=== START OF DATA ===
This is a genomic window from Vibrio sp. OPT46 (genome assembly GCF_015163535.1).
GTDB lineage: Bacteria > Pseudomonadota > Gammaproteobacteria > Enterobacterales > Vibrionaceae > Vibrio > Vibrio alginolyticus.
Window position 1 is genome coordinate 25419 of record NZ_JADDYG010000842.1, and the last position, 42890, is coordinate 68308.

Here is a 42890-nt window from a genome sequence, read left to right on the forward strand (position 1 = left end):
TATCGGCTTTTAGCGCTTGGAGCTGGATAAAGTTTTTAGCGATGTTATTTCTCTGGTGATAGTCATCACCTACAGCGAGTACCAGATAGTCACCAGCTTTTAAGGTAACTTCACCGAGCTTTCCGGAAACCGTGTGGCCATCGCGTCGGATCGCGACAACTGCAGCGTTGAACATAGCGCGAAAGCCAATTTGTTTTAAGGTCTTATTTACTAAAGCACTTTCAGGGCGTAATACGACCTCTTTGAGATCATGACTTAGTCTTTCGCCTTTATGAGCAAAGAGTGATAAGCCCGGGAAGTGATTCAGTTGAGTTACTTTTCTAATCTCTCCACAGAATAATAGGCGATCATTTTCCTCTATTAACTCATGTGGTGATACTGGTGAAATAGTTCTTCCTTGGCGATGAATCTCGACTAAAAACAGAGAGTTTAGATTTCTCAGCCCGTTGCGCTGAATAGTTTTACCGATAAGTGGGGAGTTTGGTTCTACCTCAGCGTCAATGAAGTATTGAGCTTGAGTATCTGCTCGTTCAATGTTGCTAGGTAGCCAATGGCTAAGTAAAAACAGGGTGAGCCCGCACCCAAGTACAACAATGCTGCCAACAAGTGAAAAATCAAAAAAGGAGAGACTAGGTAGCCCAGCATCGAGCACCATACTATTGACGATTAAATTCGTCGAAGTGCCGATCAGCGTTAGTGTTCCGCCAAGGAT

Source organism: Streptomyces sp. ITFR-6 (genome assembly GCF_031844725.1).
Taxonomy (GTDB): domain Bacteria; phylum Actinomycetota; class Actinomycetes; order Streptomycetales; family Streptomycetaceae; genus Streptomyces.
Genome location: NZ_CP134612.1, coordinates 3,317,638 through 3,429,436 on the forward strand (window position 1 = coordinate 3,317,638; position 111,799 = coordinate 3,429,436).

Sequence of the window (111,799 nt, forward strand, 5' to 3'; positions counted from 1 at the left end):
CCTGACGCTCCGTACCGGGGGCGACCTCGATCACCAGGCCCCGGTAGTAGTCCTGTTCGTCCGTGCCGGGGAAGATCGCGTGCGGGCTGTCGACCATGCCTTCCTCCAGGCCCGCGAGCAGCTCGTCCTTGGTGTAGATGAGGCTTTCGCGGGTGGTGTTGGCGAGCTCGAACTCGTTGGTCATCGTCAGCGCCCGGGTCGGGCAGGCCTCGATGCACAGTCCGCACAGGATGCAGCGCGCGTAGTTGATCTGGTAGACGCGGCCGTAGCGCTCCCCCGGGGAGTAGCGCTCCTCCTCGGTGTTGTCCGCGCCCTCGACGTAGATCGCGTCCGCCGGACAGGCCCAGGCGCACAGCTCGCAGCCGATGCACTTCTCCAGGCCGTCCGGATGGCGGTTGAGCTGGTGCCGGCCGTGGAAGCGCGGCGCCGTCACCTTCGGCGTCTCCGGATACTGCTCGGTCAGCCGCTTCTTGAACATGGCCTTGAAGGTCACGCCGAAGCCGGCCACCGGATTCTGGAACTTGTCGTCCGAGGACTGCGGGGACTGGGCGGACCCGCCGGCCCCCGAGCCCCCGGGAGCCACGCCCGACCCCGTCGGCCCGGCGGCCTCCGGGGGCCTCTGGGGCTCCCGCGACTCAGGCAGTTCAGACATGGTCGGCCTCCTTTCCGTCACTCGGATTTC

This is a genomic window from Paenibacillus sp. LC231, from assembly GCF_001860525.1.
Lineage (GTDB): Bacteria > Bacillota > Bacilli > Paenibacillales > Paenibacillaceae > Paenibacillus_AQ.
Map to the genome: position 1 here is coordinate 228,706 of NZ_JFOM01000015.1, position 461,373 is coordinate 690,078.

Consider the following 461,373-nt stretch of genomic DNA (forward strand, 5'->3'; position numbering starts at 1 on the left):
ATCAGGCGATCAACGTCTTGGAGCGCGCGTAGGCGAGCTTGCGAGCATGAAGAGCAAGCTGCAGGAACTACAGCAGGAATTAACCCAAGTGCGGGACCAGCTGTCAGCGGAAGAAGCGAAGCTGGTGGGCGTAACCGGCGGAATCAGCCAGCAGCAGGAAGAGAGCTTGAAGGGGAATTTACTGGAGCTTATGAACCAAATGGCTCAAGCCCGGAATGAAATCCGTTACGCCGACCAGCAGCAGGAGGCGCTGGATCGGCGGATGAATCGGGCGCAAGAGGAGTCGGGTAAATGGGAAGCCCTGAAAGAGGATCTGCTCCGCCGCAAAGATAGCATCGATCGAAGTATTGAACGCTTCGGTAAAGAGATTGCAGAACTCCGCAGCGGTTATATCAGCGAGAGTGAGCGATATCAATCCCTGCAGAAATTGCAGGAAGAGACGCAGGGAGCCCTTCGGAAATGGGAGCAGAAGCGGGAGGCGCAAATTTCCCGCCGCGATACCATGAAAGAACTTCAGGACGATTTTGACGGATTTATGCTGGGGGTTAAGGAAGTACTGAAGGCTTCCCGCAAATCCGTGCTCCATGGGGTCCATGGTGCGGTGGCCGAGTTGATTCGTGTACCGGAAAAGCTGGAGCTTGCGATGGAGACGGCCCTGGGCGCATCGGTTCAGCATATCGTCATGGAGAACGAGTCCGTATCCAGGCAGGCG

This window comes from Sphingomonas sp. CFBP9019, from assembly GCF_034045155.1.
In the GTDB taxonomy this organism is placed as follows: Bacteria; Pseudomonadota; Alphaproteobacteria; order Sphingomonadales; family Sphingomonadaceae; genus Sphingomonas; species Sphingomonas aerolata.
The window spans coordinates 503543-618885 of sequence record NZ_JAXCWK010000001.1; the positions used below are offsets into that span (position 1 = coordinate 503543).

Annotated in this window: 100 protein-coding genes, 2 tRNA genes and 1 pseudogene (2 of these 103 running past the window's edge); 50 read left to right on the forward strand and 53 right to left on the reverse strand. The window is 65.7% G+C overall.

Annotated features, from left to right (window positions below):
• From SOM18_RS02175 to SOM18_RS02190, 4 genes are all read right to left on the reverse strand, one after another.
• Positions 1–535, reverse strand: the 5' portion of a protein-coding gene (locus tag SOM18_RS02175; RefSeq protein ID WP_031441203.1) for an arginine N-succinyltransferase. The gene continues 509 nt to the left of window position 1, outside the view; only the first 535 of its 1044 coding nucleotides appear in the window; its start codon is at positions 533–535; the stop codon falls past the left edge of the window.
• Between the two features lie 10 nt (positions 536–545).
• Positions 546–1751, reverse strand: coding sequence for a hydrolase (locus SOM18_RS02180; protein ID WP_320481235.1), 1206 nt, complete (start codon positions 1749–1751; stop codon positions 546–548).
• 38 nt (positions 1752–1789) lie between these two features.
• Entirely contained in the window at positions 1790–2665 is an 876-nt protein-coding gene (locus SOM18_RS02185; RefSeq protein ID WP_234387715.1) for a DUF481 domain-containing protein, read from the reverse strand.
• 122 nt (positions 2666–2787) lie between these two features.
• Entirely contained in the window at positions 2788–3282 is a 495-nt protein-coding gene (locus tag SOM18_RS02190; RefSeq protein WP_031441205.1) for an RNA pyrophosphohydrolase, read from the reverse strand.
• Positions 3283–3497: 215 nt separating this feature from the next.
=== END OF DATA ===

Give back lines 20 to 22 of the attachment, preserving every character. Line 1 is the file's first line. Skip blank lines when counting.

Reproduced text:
Annotated features, from left to right (window positions below):
• From SOM18_RS02175 to SOM18_RS02190, 4 genes are all read right to left on the reverse strand, one after another.
• Positions 1–535, reverse strand: the 5' portion of a protein-coding gene (locus tag SOM18_RS02175; RefSeq protein ID WP_031441203.1) for an arginine N-succinyltransferase. The gene continues 509 nt to the left of window position 1, outside the view; only the first 535 of its 1044 coding nucleotides appear in the window; its start codon is at positions 533–535; the stop codon falls past the left edge of the window.